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  1. burt kozloff
    June 22, 2012

    Cullum was a remarkable figure at Lewisburg. He was at the same time highly visible and and unintrustive, whioch is quite a trick. Everyone respected him, guards and inmates alike. He once walked into a housing unit where a new young gay inmate had been harassed and threatened by a group of faux-macho hardheads, screamed at them for five minutes, and they just stood there, hung their heads and took it. There were no more problems.

    All those tough guys, with their swagger, their scowls, their talk and their bad attitude — every one of them knew that Cullum was stronger than any of them. I never heard anyone say a harsh word to him,and I knew a lot of people who would have had a much rougher trip without him. When he got out, he went right to work getting his life back on track, despite the encumbrances the prison system imposes on its clients in order to assure repeat business.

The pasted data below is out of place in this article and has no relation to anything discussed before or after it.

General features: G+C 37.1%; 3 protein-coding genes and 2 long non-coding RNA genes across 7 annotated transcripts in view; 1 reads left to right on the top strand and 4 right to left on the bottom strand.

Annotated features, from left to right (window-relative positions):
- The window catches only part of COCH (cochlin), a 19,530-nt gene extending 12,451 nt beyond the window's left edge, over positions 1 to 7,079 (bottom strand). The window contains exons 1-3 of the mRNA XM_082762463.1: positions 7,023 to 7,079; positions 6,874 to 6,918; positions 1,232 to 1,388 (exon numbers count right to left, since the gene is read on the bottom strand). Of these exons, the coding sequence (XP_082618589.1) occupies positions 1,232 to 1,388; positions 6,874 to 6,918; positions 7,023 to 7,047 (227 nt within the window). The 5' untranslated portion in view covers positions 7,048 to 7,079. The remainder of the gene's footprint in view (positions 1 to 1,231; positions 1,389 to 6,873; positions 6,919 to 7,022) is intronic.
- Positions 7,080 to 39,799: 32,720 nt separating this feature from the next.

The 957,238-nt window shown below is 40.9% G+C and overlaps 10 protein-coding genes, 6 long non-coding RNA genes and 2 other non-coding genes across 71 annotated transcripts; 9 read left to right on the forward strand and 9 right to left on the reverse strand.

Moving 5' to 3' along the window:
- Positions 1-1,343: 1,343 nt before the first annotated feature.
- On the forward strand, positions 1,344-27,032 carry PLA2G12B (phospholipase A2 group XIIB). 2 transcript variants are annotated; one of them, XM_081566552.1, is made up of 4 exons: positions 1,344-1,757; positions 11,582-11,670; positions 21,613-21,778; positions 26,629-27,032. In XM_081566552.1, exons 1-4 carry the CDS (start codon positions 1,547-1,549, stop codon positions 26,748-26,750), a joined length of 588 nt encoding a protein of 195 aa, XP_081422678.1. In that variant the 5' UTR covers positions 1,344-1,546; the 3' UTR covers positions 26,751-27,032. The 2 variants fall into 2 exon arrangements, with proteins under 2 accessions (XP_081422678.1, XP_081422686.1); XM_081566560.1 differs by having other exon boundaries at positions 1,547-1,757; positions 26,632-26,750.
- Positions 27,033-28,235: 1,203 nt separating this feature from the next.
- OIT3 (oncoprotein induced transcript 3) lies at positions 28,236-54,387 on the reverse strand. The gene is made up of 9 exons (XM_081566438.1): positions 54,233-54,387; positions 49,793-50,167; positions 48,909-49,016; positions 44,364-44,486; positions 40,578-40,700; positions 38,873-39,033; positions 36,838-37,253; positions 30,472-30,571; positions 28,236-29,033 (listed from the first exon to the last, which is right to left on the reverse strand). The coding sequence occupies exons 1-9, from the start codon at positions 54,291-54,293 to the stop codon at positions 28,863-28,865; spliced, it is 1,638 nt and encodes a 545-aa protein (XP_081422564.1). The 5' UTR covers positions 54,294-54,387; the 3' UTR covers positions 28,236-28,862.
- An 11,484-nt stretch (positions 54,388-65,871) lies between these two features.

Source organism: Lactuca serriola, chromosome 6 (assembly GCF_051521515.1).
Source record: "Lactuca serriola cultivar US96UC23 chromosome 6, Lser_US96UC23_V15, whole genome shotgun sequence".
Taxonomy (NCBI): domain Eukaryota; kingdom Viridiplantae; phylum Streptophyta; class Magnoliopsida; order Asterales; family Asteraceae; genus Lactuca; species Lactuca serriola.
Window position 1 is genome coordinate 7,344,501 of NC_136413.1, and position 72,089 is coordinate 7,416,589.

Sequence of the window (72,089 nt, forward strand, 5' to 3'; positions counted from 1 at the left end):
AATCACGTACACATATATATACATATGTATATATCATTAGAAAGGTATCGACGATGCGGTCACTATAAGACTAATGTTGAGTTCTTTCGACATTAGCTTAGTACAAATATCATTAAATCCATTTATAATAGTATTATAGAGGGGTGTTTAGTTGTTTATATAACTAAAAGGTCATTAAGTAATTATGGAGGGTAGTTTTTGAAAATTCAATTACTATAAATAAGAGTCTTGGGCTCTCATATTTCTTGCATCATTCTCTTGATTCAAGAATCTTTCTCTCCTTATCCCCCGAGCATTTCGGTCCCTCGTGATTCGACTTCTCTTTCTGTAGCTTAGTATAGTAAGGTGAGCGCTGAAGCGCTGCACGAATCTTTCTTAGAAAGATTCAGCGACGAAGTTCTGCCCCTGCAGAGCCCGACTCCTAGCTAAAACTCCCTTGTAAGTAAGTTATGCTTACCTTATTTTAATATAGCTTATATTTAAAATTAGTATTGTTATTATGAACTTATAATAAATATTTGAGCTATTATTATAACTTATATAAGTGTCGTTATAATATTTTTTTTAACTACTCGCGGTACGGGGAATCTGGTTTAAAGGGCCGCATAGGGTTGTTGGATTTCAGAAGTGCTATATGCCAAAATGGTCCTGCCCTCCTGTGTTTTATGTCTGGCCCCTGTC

I would note, however, that Bill pursued no overt political agenda at Lewisburg, gay, left, or otherwise. He instead focused on dignity, fairness, civility and respect — all commodities generally in short supply inside a jail or out, but all those there knew well that Bill offered them without qualification to anyone. I think the place might have been a lot more fractious without him, and certainly a lot less tolerable.

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